Playground gibes are a rite of passage for most school-age kids, but for some children, teasing at school can turn into outright violence and abuse. Researchers say that as many as 1 in 10 children suffer physical attacks, name-calling and other social aggression at school, and a new study suggests that a child's risk of becoming a chronic victim of bullying may depend on factors that appear very early in life.
"Studies also show that peer victimization becomes increasingly stable over time, with the same children enduring such negative experiences throughout childhood and adolescence," write the authors of a study on victimization, published in the current issue of Archives of General Psychiatry. "The consequences associated with high and chronic victimization are manifold and include depression, loneliness, low self-esteem, physical health problems, social withdrawal, alcohol and/or drug use, school absence and avoidance, decrease in school performance, self-harm and suicidal ideation."
Given the overwhelming slate of potential harm, the aim of the study was to identify early predictors of victimization, along with behavioral interventions that may prevent it. The bulk of past research on the matter involved primary-school-age children, says Michel Boivin, a psychologist at Université Laval in Québec, Canada, and a co-author of the study; the new research tracks behavior in very young kids as early as those in pre-preschool, when children first begin interacting with one another socially.
The research team studied data on 1,970 children about half boys, half girls and their families, all participants in the Quebec Longitudinal Study of Child Development. The children were born between October 1997 and July 1998 and represented a socio-economic cross-section of Quebec society. Mothers were surveyed about their children during their earliest school years every six months up to age 6 in order to determine how often children complained of suffering physical violence at school, being called names or being teased by their peers. Subsequently, the study asked the same questions of teachers and the children themselves.
Those periodic interviews, Boivin said, allowed researchers to identify three "trajectories" of victimization risk that children tended to follow as they moved from preschool into kindergarten. Most kids (71%) fell into the low-trajectory camp; about a quarter fell into the moderate category. But "there was 4% mostly boys who are chronically, highly victimized," Boivin says.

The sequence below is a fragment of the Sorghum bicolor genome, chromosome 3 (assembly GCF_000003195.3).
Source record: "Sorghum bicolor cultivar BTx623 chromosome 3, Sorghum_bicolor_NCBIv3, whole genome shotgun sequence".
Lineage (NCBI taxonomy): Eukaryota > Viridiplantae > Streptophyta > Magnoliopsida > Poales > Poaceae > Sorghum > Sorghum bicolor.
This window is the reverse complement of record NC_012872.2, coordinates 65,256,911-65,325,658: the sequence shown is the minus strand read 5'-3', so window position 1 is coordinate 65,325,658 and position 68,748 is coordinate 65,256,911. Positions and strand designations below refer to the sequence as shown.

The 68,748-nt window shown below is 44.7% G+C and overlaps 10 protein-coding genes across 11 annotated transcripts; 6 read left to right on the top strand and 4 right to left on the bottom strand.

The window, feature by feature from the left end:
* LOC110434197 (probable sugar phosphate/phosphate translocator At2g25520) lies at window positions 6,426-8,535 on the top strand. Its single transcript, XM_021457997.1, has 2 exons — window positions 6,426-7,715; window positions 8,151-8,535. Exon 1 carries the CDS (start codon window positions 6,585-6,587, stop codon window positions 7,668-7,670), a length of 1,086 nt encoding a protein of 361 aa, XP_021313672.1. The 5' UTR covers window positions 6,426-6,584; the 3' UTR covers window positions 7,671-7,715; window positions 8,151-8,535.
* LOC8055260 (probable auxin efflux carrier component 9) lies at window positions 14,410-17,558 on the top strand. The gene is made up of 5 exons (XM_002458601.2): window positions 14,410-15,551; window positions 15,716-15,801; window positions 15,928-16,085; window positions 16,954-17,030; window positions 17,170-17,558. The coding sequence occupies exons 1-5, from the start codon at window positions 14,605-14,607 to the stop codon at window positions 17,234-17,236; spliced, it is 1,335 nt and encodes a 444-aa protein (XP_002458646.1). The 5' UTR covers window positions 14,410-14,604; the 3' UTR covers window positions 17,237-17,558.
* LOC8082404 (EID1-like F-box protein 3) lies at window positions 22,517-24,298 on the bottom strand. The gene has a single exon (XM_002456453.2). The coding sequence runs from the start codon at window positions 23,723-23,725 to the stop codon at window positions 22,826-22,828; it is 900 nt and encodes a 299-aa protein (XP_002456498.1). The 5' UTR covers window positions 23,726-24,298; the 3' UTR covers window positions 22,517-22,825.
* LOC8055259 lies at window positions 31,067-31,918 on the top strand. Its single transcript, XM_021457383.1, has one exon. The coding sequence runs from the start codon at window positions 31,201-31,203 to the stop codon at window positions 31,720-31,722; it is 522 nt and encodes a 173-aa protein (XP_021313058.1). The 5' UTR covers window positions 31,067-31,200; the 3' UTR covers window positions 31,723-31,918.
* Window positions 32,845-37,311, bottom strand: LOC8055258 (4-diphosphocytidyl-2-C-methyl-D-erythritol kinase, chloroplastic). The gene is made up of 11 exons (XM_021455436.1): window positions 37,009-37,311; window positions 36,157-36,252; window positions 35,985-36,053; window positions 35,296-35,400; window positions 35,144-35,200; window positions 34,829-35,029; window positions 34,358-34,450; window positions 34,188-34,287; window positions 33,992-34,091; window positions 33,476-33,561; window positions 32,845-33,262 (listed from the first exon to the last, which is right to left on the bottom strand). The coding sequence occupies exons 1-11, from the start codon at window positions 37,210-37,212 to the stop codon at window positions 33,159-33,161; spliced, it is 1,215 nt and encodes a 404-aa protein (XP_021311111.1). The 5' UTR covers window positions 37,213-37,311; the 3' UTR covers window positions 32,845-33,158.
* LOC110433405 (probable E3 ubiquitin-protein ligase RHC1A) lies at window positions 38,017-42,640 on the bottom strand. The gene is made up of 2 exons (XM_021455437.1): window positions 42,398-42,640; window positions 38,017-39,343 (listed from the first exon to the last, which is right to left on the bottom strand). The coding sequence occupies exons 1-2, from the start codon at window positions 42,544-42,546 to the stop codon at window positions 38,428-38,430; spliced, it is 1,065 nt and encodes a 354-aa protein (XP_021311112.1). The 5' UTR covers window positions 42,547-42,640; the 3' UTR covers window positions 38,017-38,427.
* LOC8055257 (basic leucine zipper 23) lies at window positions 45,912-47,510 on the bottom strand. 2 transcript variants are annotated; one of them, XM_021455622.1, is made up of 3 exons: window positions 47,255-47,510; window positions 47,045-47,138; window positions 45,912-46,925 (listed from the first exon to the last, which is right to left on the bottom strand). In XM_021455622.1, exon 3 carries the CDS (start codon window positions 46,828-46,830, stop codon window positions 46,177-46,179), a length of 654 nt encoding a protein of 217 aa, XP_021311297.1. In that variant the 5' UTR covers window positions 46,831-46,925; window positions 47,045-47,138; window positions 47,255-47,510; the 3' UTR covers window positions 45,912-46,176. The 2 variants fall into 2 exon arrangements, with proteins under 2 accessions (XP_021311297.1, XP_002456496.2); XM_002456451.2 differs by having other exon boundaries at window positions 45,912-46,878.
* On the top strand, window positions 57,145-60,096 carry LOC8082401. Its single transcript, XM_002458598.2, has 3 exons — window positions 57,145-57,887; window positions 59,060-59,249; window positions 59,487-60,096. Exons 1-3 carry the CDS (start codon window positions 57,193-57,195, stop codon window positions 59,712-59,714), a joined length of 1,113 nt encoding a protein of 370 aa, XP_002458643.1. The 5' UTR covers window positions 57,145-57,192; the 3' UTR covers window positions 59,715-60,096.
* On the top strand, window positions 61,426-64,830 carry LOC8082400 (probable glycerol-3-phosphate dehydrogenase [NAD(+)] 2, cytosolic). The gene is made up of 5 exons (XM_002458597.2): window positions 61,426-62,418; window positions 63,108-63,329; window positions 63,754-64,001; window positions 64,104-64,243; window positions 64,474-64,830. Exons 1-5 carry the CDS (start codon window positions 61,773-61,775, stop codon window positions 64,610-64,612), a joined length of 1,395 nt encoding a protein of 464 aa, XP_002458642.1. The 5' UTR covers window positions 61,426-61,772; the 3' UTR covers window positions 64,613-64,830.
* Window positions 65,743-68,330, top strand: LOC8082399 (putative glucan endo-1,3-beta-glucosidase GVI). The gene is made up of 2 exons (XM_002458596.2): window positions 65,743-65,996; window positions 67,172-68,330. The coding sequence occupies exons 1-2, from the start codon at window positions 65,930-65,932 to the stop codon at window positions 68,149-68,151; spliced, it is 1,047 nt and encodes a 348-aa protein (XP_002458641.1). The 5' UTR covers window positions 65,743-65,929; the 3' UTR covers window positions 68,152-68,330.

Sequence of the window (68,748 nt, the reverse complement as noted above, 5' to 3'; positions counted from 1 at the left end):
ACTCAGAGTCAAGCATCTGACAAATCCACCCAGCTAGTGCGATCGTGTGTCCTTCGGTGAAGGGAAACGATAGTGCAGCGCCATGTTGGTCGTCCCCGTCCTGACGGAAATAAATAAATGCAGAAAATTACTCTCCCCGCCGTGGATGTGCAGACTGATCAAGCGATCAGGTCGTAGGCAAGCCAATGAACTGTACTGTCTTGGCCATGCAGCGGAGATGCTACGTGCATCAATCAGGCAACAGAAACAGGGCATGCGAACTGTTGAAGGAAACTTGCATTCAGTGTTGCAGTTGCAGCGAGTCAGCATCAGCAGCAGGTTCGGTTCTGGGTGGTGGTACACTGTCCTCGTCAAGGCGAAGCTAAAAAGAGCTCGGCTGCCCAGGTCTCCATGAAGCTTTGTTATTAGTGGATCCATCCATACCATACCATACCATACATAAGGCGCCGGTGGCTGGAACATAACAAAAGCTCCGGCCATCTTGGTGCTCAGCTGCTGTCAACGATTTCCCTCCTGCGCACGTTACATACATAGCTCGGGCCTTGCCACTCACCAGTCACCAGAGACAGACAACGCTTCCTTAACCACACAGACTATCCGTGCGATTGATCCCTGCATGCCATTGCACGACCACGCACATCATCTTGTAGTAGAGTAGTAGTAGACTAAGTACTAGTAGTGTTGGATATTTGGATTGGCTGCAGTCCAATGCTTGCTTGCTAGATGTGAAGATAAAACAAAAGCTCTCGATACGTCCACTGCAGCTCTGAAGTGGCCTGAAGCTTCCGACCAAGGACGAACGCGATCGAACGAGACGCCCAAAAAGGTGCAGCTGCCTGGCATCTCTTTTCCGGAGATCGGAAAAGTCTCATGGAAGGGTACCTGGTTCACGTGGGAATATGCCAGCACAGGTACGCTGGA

Researchers found several key factors that predicted a child's risk of future victimization namely, physically aggressive behavior in the child, harsh parenting methods (like "overly punitive" responses to kids' bad behavior) and low socio-economic status. The best predictor, the study concluded, was early childhood physical aggression. "If a child is aggressive at 2 years of age, he's more likely to be in the higher-increasing trajectory," Boivin said. "If, in addition, the mother is hostile and reactive, the prediction risk increases." Adding the third element, low socio-economic status, increases that likelihood even further.
"At 30 months, there is a lot of physical aggression among kids," Boivin notes, but most children manage to adjust socially and eventually develop the verbal skills needed to negotiate peacefully within a group. "Aggression becomes less and less of a normative way to get things done," he says. But children on the high-risk path appear unable to develop those social skills; their aggression ends up turning on them. "As children get older, in grade school, they slowly shift their aggression and tend to withdraw into shyness," Boivin said.
Boivin's study was careful to distinguish aggression from hyperactivity in children. While hyperactivity also often causes social problems and increases a child's risk of being victimized by about second grade, the authors did not find that it predicted peer victimization in young children. Rather, it was physical aggression in early childhood behavior such as kicking, biting and bullying that increased a child's odds of becoming a victim of that same behavior later on.
Identifying risk factors in preschool or even earlier helps parents and school administrators step in earlier too. Children who exhibit aggressive behavior can be counseled earlier, for example, and harsh parents can be taught a gentler form of discipline. The authors say further study is needed to answer questions of cause and effect. For instance, does children's aggressive behavior prompt harsh parenting or vice versa? And what about the role of older siblings? Psychologists know that older siblings often victimize their younger brothers and sisters, sometimes to great detriment; studying these family dynamics may help parents protect younger siblings starting in early childhood.
Certainly, the development of the victimized child needs more study, but the new paper offers some guidance for where to begin. Patterns of victimization begin as soon as children begin to interact socially, Boivin says, and parents and caregivers need to be alerted to the problem in the earliest years. "The message is that this ... is not unique to school-age children," Boivin says.